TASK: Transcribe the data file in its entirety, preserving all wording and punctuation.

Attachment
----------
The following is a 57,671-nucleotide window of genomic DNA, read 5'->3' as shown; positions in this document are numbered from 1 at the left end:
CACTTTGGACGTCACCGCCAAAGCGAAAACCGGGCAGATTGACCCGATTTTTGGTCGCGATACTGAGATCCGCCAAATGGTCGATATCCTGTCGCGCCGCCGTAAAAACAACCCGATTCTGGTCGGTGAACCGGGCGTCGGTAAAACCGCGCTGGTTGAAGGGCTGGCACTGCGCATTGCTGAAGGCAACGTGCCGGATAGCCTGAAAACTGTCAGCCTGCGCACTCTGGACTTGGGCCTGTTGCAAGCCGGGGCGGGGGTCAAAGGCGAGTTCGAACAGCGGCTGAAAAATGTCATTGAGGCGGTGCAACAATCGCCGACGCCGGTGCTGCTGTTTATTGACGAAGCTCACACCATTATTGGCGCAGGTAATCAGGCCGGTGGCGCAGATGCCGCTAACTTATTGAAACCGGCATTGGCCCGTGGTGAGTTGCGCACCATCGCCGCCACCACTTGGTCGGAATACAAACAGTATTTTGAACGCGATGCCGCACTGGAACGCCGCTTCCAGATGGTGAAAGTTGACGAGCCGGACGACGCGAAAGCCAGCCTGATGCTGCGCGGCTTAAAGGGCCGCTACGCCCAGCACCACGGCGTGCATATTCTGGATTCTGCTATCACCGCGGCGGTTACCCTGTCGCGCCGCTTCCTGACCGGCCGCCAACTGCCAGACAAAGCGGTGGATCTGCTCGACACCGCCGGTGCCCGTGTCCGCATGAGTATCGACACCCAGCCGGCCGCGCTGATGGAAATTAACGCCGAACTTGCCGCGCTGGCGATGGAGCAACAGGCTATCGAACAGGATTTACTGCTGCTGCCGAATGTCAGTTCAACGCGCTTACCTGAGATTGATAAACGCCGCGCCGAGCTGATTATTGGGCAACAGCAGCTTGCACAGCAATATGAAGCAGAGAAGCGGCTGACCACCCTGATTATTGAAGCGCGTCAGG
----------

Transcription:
The following is a 57,671-nucleotide window of genomic DNA, read 5'->3' as shown; positions in this document are numbered from 1 at the left end:
CACTTTGGACGTCACCGCCAAAGCGAAAACCGGGCAGATTGACCCGATTTTTGGTCGCGATACTGAGATCCGCCAAATGGTCGATATCCTGTCGCGCCGCCGTAAAAACAACCCGATTCTGGTCGGTGAACCGGGCGTCGGTAAAACCGCGCTGGTTGAAGGGCTGGCACTGCGCATTGCTGAAGGCAACGTGCCGGATAGCCTGAAAACTGTCAGCCTGCGCACTCTGGACTTGGGCCTGTTGCAAGCCGGGGCGGGGGTCAAAGGCGAGTTCGAACAGCGGCTGAAAAATGTCATTGAGGCGGTGCAACAATCGCCGACGCCGGTGCTGCTGTTTATTGACGAAGCTCACACCATTATTGGCGCAGGTAATCAGGCCGGTGGCGCAGATGCCGCTAACTTATTGAAACCGGCATTGGCCCGTGGTGAGTTGCGCACCATCGCCGCCACCACTTGGTCGGAATACAAACAGTATTTTGAACGCGATGCCGCACTGGAACGCCGCTTCCAGATGGTGAAAGTTGACGAGCCGGACGACGCGAAAGCCAGCCTGATGCTGCGCGGCTTAAAGGGCCGCTACGCCCAGCACCACGGCGTGCATATTCTGGATTCTGCTATCACCGCGGCGGTTACCCTGTCGCGCCGCTTCCTGACCGGCCGCCAACTGCCAGACAAAGCGGTGGATCTGCTCGACACCGCCGGTGCCCGTGTCCGCATGAGTATCGACACCCAGCCGGCCGCGCTGATGGAAATTAACGCCGAACTTGCCGCGCTGGCGATGGAGCAACAGGCTATCGAACAGGATTTACTGCTGCTGCCGAATGTCAGTTCAACGCGCTTACCTGAGATTGATAAACGCCGCGCCGAGCTGATTATTGGGCAACAGCAGCTTGCACAGCAATATGAAGCAGAGAAGCGGCTGACCACCCTGATTATTGAAGCGCGTCAGG